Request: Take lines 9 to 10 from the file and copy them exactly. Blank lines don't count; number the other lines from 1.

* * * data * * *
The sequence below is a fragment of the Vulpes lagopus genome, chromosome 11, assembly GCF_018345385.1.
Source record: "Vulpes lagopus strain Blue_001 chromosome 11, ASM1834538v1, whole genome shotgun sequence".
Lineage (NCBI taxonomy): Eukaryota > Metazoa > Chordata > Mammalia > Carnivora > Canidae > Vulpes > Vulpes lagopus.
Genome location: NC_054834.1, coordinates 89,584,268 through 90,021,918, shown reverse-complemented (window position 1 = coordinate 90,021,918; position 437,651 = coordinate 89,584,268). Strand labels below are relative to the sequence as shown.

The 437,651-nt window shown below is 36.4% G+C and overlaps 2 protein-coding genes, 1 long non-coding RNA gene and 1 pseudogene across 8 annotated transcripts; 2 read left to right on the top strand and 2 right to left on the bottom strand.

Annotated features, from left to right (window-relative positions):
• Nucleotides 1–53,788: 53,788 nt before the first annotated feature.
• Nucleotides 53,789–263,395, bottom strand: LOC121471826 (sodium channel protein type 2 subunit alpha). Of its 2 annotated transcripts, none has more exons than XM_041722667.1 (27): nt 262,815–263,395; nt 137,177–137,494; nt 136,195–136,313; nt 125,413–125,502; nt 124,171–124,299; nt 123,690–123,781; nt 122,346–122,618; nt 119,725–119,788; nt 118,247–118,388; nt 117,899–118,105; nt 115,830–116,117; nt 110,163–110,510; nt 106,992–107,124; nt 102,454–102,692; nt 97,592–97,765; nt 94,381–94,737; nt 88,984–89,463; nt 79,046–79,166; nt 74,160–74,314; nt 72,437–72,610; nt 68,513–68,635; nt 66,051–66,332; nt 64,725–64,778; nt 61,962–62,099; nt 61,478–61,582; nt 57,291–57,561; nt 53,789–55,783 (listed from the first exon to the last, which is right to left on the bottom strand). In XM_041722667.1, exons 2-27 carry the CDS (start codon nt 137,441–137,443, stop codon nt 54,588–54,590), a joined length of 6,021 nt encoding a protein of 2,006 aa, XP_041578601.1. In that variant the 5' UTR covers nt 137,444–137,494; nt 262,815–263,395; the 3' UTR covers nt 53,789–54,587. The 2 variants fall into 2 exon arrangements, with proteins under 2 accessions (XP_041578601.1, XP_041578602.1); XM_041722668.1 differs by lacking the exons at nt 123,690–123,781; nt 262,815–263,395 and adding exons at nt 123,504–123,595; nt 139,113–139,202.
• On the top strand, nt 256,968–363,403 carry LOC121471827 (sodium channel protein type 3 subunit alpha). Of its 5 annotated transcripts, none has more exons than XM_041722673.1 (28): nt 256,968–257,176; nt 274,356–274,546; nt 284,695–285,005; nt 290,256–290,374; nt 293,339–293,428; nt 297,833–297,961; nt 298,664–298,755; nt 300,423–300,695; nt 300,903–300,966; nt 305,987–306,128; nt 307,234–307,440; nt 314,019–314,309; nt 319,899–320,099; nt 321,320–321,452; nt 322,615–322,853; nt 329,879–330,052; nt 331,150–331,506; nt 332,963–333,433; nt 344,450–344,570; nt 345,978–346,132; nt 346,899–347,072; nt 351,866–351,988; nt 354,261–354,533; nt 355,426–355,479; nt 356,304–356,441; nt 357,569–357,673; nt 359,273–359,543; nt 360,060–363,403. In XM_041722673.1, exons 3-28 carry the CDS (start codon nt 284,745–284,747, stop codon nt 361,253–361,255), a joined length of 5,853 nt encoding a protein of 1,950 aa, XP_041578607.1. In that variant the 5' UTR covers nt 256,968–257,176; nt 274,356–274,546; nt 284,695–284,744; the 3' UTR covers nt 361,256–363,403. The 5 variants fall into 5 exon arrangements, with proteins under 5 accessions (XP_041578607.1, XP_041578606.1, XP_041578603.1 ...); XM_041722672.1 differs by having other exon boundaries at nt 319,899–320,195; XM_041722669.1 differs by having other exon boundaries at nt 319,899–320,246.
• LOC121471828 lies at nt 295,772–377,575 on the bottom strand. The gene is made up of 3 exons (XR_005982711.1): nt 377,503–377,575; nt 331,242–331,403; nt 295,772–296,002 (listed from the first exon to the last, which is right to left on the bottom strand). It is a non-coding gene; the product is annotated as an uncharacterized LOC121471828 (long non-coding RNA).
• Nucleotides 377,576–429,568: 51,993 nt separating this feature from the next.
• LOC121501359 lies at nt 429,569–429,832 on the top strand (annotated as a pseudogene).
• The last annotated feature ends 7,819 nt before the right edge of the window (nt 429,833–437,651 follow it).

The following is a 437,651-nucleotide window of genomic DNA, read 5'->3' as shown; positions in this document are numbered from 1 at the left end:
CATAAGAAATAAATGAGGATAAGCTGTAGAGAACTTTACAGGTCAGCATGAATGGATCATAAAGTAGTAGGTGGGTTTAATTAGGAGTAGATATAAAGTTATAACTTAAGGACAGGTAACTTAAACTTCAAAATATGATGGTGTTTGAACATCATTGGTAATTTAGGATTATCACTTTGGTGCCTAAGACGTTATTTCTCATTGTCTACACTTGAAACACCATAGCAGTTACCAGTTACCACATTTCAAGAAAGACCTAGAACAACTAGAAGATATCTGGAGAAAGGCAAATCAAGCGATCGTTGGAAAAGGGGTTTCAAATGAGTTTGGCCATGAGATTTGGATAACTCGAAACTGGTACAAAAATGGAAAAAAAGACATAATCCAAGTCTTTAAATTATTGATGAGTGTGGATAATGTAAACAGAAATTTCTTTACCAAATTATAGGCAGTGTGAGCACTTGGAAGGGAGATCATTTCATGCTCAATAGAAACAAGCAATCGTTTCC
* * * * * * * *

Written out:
• On the top strand, nt 256,968–363,403 carry LOC121471827 (sodium channel protein type 3 subunit alpha). Of its 5 annotated transcripts, none has more exons than XM_041722673.1 (28): nt 256,968–257,176; nt 274,356–274,546; nt 284,695–285,005; nt 290,256–290,374; nt 293,339–293,428; nt 297,833–297,961; nt 298,664–298,755; nt 300,423–300,695; nt 300,903–300,966; nt 305,987–306,128; nt 307,234–307,440; nt 314,019–314,309; nt 319,899–320,099; nt 321,320–321,452; nt 322,615–322,853; nt 329,879–330,052; nt 331,150–331,506; nt 332,963–333,433; nt 344,450–344,570; nt 345,978–346,132; nt 346,899–347,072; nt 351,866–351,988; nt 354,261–354,533; nt 355,426–355,479; nt 356,304–356,441; nt 357,569–357,673; nt 359,273–359,543; nt 360,060–363,403. In XM_041722673.1, exons 3-28 carry the CDS (start codon nt 284,745–284,747, stop codon nt 361,253–361,255), a joined length of 5,853 nt encoding a protein of 1,950 aa, XP_041578607.1. In that variant the 5' UTR covers nt 256,968–257,176; nt 274,356–274,546; nt 284,695–284,744; the 3' UTR covers nt 361,256–363,403. The 5 variants fall into 5 exon arrangements, with proteins under 5 accessions (XP_041578607.1, XP_041578606.1, XP_041578603.1 ...); XM_041722672.1 differs by having other exon boundaries at nt 319,899–320,195; XM_041722669.1 differs by having other exon boundaries at nt 319,899–320,246.
• LOC121471828 lies at nt 295,772–377,575 on the bottom strand. The gene is made up of 3 exons (XR_005982711.1): nt 377,503–377,575; nt 331,242–331,403; nt 295,772–296,002 (listed from the first exon to the last, which is right to left on the bottom strand). It is a non-coding gene; the product is annotated as an uncharacterized LOC121471828 (long non-coding RNA).